Rules That Aren’t Meant to Be Broken
I think it’s fair to say that standing up and having a voice on social, political, and climate issues has been out of the comfort zone for most CEOs until recently. But staying silent is no longer an option. The combined forces of social justice, economic and generational inequity, and the reality that the planet and humanity face the existential threat of global warming mean investors, regulators, and consumers are united in their demand for business to visibly and tangibly prioritize creating shared value for a broader stakeholder community as well as, or even more than, shareholder value.
At last month’s Corporate Research Forum International Conference in Athens, Greece, I was lucky enough to chair a workshop on this topic with leaders who are at various stages of adapting their leadership—and their leadership models—to a new set of rules:
- Reputation, trust, and other intangibles drive business value.
- Businesses serve many objectives beyond shareholder value.
- Corporate responsibility is defined outside the business.
- Employees give voice to risk and competitive advantage.
- Culture is king and talent rules.
- Co-create to win.
I think these ideas from Judy Samuelson’s book, “The Six New Rules of Business: Creating Real Value in a Changing World,” offer context for the way that leadership development needs to change so that leaders stay relevant and come prepared.
A new set of rules for a changing world
Some organizations are already taking steps to do so. According to research by the Corporate Research Forum, (Making a Paradigm Shift in Leadership Development) eight out of 10 companies are already updating, or planning to update, their leadership models. How will these models differ from those of the past?
A lively discussion about the most important qualities that organizations will need in leaders threw up a list of must-haves. The three key takeaways for me are:
- Courage – Leaders must have the ability to successfully manage conflict, navigate paradox, and handle multiple perspectives and multiple truths. They lead in an age of activism by managing multiple stakeholders, which requires courage, self-awareness, and paying close attention to their own continuous personal growth and development. A clear moral compass and positively intentioned purpose must drive them. After all, there is never a wrong time to do the right thing.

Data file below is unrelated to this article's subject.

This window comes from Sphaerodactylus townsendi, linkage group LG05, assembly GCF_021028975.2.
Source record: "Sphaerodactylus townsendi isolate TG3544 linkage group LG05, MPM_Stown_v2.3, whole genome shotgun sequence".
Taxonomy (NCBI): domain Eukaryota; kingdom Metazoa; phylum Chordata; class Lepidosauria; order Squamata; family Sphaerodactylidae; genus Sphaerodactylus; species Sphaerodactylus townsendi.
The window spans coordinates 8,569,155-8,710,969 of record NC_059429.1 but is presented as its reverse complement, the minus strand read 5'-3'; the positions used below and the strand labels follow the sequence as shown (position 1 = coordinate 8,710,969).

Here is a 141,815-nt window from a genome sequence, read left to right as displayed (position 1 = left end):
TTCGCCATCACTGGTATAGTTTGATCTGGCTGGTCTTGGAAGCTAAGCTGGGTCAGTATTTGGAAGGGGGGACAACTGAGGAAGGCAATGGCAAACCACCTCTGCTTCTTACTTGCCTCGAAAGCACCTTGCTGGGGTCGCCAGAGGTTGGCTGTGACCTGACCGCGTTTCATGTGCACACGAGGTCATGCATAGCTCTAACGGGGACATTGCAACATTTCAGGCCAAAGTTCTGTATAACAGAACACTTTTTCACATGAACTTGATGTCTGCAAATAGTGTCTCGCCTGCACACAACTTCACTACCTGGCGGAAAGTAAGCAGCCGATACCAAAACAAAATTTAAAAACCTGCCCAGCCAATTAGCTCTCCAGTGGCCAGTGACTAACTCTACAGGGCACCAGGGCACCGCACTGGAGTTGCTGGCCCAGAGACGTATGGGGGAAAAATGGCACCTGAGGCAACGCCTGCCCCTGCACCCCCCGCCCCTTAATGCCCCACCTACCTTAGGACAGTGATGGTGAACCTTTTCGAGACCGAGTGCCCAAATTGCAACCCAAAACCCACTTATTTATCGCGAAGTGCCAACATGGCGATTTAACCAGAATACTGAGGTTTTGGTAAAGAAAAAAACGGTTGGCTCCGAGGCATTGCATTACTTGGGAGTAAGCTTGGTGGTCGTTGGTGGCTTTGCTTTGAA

- Agility – Leaders need to sense and respond to the external environment in order to set direction for the business. Since they’re tasked with bringing order to chaos, they must be comfortable with ambiguity and constant uncertainty. Leaders in the new business context consider the legacy of their leadership and adapt their strategy whilst staying anchored to a clear organizational and personal purpose.
- Inclusion and psychological safety – Today’s most successful leaders are inclusive, and they understand the benefits of fostering well-being among employees. They sponsor learning, innovation, and collaboration. They’re also relentlessly curious, insightful, authentic, compelling, and act with integrity. They pay close attention to their impact as sponsors and role models for developing inclusive cultures and adaptive organizations that anticipate and readily pivot as may be necessary to realize their strategic ambitions.
At RHR International, we believe that executive assessment and ongoing development or coaching can instill these qualities in leaders. Only by consistently and constantly upskilling can organizations be confident in their leaders’ and their teams’ ability to play an active role as the world adopts new economic and social models.
If you’d like to read more about the evolution of leadership development, RHR international recently contributed to a report on Making a Paradigm Shift in Leadership Development. You can download a copy using the link below.